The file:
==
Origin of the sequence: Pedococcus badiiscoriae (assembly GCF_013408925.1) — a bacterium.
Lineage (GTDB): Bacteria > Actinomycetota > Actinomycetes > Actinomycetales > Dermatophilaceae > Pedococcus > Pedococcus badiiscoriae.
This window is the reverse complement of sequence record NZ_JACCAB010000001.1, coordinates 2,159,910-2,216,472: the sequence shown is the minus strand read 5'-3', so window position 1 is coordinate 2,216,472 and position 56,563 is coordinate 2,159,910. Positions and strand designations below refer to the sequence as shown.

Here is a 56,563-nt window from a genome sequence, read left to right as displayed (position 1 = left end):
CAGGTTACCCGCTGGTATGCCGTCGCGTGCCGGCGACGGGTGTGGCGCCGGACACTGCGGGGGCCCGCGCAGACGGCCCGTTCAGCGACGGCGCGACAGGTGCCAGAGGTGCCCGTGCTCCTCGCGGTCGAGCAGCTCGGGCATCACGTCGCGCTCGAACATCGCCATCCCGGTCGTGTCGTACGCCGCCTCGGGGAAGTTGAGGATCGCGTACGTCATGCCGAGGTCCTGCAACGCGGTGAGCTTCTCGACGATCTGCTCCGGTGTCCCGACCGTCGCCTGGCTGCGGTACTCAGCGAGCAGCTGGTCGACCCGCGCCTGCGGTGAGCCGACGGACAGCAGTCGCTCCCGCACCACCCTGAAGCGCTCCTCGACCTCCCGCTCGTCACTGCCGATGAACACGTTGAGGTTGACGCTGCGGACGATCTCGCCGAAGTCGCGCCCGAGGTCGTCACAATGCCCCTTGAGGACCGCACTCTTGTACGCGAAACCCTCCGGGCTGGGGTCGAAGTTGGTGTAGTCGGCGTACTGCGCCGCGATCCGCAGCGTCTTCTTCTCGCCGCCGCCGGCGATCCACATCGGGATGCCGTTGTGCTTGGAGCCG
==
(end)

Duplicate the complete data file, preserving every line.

Origin of the sequence: Pedococcus badiiscoriae (assembly GCF_013408925.1) — a bacterium.
Lineage (GTDB): Bacteria > Actinomycetota > Actinomycetes > Actinomycetales > Dermatophilaceae > Pedococcus > Pedococcus badiiscoriae.
This window is the reverse complement of sequence record NZ_JACCAB010000001.1, coordinates 2,159,910-2,216,472: the sequence shown is the minus strand read 5'-3', so window position 1 is coordinate 2,216,472 and position 56,563 is coordinate 2,159,910. Positions and strand designations below refer to the sequence as shown.

Here is a 56,563-nt window from a genome sequence, read left to right as displayed (position 1 = left end):
CAGGTTACCCGCTGGTATGCCGTCGCGTGCCGGCGACGGGTGTGGCGCCGGACACTGCGGGGGCCCGCGCAGACGGCCCGTTCAGCGACGGCGCGACAGGTGCCAGAGGTGCCCGTGCTCCTCGCGGTCGAGCAGCTCGGGCATCACGTCGCGCTCGAACATCGCCATCCCGGTCGTGTCGTACGCCGCCTCGGGGAAGTTGAGGATCGCGTACGTCATGCCGAGGTCCTGCAACGCGGTGAGCTTCTCGACGATCTGCTCCGGTGTCCCGACCGTCGCCTGGCTGCGGTACTCAGCGAGCAGCTGGTCGACCCGCGCCTGCGGTGAGCCGACGGACAGCAGTCGCTCCCGCACCACCCTGAAGCGCTCCTCGACCTCCCGCTCGTCACTGCCGATGAACACGTTGAGGTTGACGCTGCGGACGATCTCGCCGAAGTCGCGCCCGAGGTCGTCACAATGCCCCTTGAGGACCGCACTCTTGTACGCGAAACCCTCCGGGCTGGGGTCGAAGTTGGTGTAGTCGGCGTACTGCGCCGCGATCCGCAGCGTCTTCTTCTCGCCGCCGCCGGCGATCCACATCGGGATGCCGTTGTGCTTGGAGCCG